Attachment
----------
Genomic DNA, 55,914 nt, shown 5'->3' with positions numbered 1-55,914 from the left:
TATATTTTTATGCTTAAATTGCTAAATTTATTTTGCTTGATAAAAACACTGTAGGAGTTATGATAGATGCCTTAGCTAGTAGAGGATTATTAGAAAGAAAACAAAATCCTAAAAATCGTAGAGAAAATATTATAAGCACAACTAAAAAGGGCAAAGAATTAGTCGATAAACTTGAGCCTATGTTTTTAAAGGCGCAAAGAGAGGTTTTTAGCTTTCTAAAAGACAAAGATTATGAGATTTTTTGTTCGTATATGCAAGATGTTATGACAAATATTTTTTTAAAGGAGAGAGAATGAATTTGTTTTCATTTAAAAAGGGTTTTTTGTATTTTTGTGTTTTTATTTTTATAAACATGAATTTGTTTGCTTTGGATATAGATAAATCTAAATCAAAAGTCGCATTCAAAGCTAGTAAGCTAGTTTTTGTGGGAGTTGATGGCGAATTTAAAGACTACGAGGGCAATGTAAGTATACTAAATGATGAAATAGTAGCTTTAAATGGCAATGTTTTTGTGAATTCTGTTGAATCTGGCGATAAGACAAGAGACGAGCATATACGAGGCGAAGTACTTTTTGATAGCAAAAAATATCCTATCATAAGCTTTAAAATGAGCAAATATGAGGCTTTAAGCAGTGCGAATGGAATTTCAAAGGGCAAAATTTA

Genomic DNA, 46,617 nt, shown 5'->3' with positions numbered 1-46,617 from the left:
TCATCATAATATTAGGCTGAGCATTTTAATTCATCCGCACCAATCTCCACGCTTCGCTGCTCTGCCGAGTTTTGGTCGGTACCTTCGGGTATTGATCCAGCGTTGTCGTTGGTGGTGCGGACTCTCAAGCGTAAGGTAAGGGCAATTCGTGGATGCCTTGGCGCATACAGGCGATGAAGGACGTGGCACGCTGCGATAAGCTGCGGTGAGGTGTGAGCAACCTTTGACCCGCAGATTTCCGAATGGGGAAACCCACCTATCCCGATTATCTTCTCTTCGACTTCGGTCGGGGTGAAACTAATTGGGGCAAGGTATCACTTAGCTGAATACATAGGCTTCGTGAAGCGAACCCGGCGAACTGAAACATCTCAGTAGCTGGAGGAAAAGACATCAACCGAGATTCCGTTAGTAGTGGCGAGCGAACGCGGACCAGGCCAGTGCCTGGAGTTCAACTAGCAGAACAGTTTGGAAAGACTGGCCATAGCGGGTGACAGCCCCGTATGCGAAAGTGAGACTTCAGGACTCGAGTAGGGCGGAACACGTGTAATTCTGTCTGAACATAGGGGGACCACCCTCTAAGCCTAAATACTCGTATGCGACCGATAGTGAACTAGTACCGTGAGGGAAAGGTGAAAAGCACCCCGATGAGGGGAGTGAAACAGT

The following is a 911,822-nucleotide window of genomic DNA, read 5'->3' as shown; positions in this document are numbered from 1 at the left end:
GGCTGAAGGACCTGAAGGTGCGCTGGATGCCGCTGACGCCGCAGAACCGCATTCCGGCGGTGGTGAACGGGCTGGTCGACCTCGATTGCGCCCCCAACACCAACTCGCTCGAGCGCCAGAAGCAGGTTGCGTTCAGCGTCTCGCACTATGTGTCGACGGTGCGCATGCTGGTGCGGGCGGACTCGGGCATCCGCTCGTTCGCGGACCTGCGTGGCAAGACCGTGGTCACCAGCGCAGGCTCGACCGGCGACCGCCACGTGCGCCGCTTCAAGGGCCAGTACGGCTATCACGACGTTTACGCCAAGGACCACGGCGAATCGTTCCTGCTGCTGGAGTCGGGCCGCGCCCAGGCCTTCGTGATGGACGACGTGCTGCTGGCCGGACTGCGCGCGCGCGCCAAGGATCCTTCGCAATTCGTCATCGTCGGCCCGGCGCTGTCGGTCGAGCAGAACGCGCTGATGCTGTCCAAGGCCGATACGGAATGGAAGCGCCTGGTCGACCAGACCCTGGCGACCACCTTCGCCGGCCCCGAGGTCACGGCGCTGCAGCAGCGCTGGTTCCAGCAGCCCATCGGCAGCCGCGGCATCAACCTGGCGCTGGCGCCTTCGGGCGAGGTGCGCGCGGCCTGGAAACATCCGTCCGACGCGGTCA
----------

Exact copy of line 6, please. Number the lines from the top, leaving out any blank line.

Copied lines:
GGCTGAAGGACCTGAAGGTGCGCTGGATGCCGCTGACGCCGCAGAACCGCATTCCGGCGGTGGTGAACGGGCTGGTCGACCTCGATTGCGCCCCCAACACCAACTCGCTCGAGCGCCAGAAGCAGGTTGCGTTCAGCGTCTCGCACTATGTGTCGACGGTGCGCATGCTGGTGCGGGCGGACTCGGGCATCCGCTCGTTCGCGGACCTGCGTGGCAAGACCGTGGTCACCAGCGCAGGCTCGACCGGCGACCGCCACGTGCGCCGCTTCAAGGGCCAGTACGGCTATCACGACGTTTACGCCAAGGACCACGGCGAATCGTTCCTGCTGCTGGAGTCGGGCCGCGCCCAGGCCTTCGTGATGGACGACGTGCTGCTGGCCGGACTGCGCGCGCGCGCCAAGGATCCTTCGCAATTCGTCATCGTCGGCCCGGCGCTGTCGGTCGAGCAGAACGCGCTGATGCTGTCCAAGGCCGATACGGAATGGAAGCGCCTGGTCGACCAGACCCTGGCGACCACCTTCGCCGGCCCCGAGGTCACGGCGCTGCAGCAGCGCTGGTTCCAGCAGCCCATCGGCAGCCGCGGCATCAACCTGGCGCTGGCGCCTTCGGGCGAGGTGCGCGCGGCCTGGAAACATCCGTCCGACGCGGTCA